Welcome to the hopper/dump thread Rodeoman7! Sounds like you could teach us a thing or 2 about maximizing our load capacities:biggrin_25525: ,you must be a bull-rider or a steer wrestler at the rodeos 'cause from the gross weights your yanking,you obviously are not afraid of a little excitment:biggrin_25524:,my little 425 kitty would faint yanking those weights around:biggrin_2559:
     
  7. Rodeoman7

    Rodeoman7 Light Load Member

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    May 27, 2008
    Middle of Nowhere, CO
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    Yes it is and I pull 9 loads a day of it lol. My truck. My clothes. Heck even my sweat smells like the stuff.

    Yes it is very hard on our trailers heck anything at the weights I pull is hard on trailers.


    Dairyman, thank you for the welcome. I ride broncs when I have the chance. I know how to shave lots of weight.

    My dad runs a cattle pot so I learned maximizing your load, fitting the most product in your trailer, how to dodge scales and well any 5-0. And always be ahead of schedule... :)
     
    dairyman Thanks this.
  8. kajidono

    kajidono Road Train Member

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    I threw the schedule away. I run ahead, the place is full when I get there, and I sit and wait anyway. I get it loaded so we got it, then I get there when I get there. Though this last place that made me wait got nailed with 17 hours of detention pay. Whoops on them, learn how to order. Our trucks ain't free storage bins.
     
    Rodeoman7 Thanks this.
  9. Oscar the KW

    Oscar the KW No Filter

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    It was a fun gig, not doing it anymore. Pulling those trailers is hard on mpg's, almost always overweight, and don't get enough sleep for me.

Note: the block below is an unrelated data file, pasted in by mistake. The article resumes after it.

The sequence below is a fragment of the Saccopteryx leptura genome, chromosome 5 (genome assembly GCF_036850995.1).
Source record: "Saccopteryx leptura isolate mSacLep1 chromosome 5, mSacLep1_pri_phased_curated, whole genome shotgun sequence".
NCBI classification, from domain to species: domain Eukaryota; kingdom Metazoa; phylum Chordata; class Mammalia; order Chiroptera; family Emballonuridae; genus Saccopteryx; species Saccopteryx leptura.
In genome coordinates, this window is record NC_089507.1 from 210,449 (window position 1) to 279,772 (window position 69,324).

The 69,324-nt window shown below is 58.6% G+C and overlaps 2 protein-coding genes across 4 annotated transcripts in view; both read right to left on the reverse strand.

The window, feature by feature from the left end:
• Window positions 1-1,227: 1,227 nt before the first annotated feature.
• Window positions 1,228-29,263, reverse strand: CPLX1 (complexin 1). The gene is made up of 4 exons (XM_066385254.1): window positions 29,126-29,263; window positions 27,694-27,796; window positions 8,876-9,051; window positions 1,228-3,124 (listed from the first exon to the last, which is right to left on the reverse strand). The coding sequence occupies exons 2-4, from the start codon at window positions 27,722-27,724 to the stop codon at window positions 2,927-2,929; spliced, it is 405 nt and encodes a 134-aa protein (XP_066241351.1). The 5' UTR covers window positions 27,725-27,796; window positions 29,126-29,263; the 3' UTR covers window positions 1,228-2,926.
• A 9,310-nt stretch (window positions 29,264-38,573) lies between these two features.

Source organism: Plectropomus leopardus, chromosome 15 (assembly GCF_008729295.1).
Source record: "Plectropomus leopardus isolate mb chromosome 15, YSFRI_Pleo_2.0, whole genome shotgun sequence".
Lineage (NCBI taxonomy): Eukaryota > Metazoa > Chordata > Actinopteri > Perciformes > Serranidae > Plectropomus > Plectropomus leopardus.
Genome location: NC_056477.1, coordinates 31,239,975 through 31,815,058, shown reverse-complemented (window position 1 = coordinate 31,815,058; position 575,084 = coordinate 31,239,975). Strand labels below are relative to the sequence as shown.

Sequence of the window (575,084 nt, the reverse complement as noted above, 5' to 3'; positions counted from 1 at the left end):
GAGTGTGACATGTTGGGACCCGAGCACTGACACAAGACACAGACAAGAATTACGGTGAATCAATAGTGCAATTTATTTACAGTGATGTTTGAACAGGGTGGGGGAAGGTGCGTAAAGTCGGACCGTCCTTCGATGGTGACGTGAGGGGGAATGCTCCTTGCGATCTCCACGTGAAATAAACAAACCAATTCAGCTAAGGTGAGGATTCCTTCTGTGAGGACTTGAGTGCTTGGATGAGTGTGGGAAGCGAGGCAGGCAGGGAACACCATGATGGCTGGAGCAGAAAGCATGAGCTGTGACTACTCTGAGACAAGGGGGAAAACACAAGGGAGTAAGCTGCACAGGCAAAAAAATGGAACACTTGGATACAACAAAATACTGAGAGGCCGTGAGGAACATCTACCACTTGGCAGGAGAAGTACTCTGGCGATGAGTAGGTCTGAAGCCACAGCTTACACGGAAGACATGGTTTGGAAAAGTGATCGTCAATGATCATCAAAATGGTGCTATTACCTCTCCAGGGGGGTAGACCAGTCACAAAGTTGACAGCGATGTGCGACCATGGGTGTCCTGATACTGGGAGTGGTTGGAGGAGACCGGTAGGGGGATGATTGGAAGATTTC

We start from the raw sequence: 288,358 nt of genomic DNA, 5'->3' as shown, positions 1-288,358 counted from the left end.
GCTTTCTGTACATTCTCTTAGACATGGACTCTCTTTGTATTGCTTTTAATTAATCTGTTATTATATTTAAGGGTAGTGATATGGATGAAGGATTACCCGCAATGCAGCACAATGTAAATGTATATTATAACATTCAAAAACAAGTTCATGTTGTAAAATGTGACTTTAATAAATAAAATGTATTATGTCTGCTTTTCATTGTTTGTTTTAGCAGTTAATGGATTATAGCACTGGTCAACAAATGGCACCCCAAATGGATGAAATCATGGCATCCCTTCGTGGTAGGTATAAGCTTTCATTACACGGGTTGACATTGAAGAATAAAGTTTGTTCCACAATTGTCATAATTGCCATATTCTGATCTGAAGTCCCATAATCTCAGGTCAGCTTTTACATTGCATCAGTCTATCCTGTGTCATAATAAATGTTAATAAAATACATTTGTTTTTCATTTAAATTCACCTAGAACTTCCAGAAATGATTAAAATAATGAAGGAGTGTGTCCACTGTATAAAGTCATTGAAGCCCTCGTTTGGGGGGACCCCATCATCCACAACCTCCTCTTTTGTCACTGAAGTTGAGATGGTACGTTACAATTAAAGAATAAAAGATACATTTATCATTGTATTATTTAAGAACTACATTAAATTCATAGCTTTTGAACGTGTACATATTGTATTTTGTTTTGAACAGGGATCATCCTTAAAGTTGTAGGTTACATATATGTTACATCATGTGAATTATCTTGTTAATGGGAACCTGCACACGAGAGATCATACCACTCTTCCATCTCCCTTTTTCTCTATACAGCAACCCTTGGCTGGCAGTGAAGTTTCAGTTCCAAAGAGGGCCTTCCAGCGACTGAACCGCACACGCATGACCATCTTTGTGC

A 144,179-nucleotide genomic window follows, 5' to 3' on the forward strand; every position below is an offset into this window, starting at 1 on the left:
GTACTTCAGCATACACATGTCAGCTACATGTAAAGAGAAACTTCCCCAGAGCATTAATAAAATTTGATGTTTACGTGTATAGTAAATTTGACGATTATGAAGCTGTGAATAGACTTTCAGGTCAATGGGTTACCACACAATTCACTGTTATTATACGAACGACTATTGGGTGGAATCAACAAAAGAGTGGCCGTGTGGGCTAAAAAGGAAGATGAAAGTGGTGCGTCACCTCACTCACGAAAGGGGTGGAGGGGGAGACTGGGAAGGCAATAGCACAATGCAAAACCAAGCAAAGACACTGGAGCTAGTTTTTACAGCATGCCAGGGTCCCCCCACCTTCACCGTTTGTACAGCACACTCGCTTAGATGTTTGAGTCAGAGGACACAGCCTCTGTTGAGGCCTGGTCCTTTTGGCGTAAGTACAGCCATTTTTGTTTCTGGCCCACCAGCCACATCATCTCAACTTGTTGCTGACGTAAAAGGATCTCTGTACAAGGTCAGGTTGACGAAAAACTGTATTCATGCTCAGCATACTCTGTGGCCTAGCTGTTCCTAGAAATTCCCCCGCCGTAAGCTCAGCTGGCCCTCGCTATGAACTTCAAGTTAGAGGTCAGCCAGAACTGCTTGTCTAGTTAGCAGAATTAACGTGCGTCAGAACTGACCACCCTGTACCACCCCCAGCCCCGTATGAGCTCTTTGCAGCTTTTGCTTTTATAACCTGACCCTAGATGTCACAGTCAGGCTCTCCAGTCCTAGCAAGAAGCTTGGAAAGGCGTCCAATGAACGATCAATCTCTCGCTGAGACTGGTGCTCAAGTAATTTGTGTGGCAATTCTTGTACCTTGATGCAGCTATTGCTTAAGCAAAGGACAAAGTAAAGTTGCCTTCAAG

bullhaulerswife and dairyman Thank this.
  10. Big John

    Big John Road Train Member

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    Rodeoman7 you driving for Allen Mitcheck? Didn't know he was still around and in business. I worked there for a short time in the early 90's when I lived in Colorado. Drove a 1986 Freightliner with a 315 Cummins, 9spd with top speed of 69 mph pulling one of those old Colt hoppers. Back then he had mostly hoppers, few cattle trucks and a few tanks.
     
    Rodeoman7 Thanks this.
  11. UTI TRANSPORT

    UTI TRANSPORT Light Load Member

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    Nov 16, 2012
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    I grew up on a Feedlot so I can relate Rodeoman7.. Around my neck of the woods a lot of the feedlots have their own trucks and only need help hauling corn in when their trucks are all busy bringing cattle in and fats out, and yes every truck that comes in was always heavy and loaded to the rim and it seemed like they loaded the cattle pots to where all you seen was hair sticking out the holes of the cattle pots.. The old saying was you ain't loaded until you see hair sticking out the holes in the trailer. Those were the good ol days..

    Around here when guys do haul into the feedlots it never seems to pay enough for most guys but there are guys that do it. Ethanol Plants a lot of those have closed up or cut way back because of the corn prices and not much crop from lack of moisture, so it's tough for everyone out there and what is out there is not enough to go around for everyone. We could sure use some moisture have not really had any all winter and I heard we are finally supposed to get a good snow storm here in the next couple days. I won't complain and will take anything we can get right now.

    I know a lot of you guys stay busy in your area.. For the last several months we have been hauling hay into feedlots to the grinders in Yuma, Co and all over in Western Nebraska and was told that would most likely last all year round this year with nobody getting any moisture and still dry everywhere. All the hay is coming out of Canada and we been bringing it across the border into the states and load trucks to go to Colorado and Nebraska mainly to the feedlots and some ranchers